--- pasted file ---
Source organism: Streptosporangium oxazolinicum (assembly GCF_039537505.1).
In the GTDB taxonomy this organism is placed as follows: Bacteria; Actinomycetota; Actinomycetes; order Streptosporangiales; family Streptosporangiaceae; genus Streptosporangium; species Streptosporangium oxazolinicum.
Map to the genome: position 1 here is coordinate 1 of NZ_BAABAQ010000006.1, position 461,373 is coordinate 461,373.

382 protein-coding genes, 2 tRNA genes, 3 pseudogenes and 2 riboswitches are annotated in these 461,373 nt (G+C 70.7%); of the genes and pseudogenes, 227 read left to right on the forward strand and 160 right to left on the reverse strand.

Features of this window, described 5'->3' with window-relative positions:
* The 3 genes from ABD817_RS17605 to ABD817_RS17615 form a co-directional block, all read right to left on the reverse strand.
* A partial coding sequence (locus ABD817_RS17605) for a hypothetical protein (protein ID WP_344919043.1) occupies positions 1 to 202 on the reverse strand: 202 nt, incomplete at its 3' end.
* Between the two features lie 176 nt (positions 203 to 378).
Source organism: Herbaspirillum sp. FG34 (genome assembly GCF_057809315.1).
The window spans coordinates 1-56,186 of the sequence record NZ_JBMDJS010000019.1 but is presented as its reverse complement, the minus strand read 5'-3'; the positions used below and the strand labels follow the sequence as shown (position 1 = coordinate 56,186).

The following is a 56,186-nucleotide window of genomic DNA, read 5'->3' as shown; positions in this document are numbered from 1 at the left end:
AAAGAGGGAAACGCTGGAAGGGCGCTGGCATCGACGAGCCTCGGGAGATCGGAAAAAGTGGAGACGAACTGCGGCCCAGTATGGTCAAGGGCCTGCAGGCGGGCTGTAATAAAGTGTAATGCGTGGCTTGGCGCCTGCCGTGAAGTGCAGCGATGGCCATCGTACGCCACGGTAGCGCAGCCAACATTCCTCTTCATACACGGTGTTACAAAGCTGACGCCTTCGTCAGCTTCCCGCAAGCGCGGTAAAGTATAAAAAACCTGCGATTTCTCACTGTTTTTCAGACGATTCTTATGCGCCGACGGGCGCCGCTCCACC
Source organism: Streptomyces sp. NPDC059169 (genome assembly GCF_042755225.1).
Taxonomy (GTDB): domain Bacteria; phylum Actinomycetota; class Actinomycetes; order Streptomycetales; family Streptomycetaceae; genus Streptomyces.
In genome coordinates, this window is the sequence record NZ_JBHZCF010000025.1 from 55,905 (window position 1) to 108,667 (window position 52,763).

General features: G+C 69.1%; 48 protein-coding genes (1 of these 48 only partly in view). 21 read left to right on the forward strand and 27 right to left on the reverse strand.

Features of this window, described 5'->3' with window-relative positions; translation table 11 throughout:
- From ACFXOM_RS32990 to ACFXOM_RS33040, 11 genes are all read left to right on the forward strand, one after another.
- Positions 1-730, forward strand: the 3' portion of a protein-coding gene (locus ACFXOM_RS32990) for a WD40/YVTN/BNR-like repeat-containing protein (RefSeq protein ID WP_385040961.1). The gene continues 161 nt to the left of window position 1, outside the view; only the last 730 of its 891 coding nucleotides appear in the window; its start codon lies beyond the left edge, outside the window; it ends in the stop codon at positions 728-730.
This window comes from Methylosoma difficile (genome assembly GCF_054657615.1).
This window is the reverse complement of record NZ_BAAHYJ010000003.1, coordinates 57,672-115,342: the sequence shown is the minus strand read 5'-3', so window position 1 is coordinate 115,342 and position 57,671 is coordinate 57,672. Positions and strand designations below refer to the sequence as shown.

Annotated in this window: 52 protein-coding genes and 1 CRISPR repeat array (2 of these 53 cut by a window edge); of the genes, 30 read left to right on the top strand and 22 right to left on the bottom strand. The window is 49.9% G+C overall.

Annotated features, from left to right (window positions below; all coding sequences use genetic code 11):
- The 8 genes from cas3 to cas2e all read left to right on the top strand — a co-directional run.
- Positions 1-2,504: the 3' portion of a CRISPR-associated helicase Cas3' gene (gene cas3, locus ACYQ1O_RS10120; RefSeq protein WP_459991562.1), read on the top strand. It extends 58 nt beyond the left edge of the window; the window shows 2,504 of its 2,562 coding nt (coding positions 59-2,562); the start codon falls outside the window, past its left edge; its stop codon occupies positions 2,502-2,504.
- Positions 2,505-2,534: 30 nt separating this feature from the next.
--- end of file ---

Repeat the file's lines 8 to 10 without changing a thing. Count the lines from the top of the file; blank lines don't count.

* Between the two features lie 176 nt (positions 203 to 378).
Source organism: Herbaspirillum sp. FG34 (genome assembly GCF_057809315.1).
The window spans coordinates 1-56,186 of the sequence record NZ_JBMDJS010000019.1 but is presented as its reverse complement, the minus strand read 5'-3'; the positions used below and the strand labels follow the sequence as shown (position 1 = coordinate 56,186).